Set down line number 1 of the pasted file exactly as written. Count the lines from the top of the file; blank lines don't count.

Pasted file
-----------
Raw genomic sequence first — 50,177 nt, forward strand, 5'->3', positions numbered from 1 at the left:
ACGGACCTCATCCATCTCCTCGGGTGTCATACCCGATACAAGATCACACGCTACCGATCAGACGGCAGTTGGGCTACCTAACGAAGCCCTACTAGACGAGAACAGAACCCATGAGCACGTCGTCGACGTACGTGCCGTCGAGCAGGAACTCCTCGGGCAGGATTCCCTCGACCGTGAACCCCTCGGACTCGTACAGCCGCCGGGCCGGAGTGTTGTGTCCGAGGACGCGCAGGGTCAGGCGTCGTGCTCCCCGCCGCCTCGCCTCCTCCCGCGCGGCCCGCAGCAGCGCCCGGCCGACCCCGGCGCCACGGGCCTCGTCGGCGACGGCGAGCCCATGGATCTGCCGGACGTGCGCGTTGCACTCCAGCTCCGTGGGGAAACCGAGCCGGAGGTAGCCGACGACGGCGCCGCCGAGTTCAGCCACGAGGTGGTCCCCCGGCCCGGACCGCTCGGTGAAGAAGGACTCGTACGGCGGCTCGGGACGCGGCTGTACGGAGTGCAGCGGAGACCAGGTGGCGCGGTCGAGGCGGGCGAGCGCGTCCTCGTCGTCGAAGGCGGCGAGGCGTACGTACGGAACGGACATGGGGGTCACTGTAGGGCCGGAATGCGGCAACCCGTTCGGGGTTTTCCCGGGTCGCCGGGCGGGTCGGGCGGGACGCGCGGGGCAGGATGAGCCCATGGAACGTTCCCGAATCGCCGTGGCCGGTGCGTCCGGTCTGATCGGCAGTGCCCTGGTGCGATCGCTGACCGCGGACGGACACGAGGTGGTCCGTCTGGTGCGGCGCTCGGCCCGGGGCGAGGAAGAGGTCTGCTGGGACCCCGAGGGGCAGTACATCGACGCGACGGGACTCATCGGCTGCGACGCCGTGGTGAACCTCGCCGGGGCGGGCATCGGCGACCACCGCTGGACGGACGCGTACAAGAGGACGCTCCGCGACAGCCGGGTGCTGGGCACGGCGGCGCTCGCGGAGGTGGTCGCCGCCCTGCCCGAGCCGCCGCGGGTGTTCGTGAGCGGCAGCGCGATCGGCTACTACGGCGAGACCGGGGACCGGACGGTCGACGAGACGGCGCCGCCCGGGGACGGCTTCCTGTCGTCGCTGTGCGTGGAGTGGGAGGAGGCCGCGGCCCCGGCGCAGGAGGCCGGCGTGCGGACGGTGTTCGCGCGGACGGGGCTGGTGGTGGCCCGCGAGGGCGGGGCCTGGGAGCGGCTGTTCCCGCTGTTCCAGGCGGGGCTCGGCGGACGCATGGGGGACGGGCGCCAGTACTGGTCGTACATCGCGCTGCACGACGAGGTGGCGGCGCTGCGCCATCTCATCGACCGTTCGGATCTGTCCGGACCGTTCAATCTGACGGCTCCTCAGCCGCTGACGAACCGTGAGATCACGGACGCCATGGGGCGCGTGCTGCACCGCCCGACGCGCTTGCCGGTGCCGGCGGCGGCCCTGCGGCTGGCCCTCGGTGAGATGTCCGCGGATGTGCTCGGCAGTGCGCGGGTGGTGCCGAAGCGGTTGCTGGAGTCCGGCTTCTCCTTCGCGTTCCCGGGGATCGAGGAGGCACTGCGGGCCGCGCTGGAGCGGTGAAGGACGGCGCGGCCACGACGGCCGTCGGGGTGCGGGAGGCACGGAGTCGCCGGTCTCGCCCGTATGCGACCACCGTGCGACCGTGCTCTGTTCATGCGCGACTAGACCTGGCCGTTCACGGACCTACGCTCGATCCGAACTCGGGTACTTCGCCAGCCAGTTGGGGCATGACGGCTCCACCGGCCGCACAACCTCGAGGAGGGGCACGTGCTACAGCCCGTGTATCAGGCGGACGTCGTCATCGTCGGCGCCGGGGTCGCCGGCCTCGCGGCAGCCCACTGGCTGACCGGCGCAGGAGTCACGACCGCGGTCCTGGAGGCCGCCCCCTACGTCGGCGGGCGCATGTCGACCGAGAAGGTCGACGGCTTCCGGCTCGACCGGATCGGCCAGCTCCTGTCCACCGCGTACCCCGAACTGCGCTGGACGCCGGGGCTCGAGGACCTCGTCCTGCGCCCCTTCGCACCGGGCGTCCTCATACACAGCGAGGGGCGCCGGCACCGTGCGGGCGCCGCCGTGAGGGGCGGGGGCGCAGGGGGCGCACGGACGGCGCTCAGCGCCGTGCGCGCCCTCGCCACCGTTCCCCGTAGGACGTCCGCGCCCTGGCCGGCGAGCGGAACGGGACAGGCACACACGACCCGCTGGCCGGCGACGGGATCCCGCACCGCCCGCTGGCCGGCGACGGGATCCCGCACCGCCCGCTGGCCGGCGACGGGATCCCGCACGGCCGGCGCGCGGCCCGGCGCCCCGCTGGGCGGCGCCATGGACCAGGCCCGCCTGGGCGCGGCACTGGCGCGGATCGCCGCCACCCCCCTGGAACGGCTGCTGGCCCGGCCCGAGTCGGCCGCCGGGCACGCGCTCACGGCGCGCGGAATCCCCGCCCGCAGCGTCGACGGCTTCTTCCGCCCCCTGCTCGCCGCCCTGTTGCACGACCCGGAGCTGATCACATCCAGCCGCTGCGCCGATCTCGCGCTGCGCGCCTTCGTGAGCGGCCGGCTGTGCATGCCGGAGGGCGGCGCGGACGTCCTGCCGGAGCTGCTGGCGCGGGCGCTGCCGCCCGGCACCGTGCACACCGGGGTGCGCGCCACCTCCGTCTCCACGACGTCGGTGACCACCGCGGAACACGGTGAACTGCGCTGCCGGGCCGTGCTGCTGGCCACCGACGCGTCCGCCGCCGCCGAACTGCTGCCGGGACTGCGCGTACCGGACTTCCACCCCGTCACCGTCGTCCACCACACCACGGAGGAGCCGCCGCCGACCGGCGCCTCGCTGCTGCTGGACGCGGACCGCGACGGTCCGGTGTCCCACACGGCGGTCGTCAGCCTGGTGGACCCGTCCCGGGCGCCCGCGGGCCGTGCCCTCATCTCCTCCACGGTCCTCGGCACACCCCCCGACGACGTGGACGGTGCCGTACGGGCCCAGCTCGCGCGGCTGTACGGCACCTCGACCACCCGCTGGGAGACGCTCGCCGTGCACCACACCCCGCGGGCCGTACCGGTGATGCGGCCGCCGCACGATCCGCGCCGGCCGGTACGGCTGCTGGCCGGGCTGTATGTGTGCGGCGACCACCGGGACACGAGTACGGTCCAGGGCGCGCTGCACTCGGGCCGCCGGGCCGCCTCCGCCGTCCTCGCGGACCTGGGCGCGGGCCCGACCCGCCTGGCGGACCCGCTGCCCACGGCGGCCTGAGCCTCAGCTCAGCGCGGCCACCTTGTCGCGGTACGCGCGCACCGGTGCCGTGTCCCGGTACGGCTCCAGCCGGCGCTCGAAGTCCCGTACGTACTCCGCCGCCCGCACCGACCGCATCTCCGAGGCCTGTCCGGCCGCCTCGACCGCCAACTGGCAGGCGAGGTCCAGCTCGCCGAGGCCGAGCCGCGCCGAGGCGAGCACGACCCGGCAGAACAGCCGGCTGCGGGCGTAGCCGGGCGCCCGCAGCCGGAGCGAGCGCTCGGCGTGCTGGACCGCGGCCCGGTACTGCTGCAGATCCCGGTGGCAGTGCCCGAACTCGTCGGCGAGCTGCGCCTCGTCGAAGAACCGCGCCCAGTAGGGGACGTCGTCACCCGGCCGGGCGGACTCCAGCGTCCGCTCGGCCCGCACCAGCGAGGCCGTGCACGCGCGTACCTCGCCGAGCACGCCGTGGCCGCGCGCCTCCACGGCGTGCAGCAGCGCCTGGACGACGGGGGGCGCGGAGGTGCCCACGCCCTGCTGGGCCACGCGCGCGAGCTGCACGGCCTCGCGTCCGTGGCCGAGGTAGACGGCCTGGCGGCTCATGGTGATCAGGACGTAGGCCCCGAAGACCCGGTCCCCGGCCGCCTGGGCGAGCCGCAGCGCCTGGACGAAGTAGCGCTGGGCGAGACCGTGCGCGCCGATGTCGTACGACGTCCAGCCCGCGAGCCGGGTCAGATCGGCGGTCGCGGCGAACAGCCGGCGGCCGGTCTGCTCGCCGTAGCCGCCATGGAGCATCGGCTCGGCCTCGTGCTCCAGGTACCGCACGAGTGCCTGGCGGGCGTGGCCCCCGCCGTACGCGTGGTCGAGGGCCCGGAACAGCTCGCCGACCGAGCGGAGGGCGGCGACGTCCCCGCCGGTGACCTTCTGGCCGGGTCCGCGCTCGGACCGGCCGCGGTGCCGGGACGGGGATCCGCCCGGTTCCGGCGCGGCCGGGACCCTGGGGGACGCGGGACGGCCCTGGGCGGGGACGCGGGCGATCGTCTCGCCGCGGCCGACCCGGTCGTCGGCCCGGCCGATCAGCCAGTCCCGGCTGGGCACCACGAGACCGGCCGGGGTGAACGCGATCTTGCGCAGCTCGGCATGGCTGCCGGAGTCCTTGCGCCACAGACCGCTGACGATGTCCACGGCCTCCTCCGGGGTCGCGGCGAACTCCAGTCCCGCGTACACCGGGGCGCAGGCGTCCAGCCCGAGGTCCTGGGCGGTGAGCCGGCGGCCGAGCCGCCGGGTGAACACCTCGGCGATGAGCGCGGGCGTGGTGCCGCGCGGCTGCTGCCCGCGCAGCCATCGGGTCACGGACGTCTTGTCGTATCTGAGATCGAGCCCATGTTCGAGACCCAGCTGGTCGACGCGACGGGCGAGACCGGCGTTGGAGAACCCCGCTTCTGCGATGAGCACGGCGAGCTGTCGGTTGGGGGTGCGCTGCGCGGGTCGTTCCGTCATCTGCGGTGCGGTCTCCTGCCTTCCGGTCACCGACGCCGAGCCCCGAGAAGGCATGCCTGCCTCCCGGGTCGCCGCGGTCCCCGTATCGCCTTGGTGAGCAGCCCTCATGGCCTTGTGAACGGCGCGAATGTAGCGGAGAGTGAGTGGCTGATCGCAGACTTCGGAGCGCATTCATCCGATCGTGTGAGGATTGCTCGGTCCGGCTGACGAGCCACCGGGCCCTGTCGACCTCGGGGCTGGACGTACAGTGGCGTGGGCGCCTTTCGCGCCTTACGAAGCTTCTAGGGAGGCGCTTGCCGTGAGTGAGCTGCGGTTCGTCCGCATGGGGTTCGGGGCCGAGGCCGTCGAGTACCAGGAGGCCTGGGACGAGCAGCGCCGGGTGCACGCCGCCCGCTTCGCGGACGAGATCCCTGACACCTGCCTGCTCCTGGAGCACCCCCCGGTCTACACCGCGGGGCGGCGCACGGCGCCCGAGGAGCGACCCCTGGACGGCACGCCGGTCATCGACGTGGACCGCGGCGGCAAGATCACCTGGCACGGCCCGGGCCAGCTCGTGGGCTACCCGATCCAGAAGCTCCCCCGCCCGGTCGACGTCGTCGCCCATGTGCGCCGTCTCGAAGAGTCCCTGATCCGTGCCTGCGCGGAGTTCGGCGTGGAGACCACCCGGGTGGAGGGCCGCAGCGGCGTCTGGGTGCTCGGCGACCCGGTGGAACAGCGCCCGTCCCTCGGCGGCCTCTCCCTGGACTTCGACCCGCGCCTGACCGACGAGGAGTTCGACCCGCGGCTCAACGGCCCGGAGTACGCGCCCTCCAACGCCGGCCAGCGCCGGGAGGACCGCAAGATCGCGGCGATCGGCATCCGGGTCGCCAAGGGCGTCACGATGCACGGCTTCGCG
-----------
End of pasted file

Raw genomic sequence first — 50,177 nt, forward strand, 5'->3', positions numbered from 1 at the left: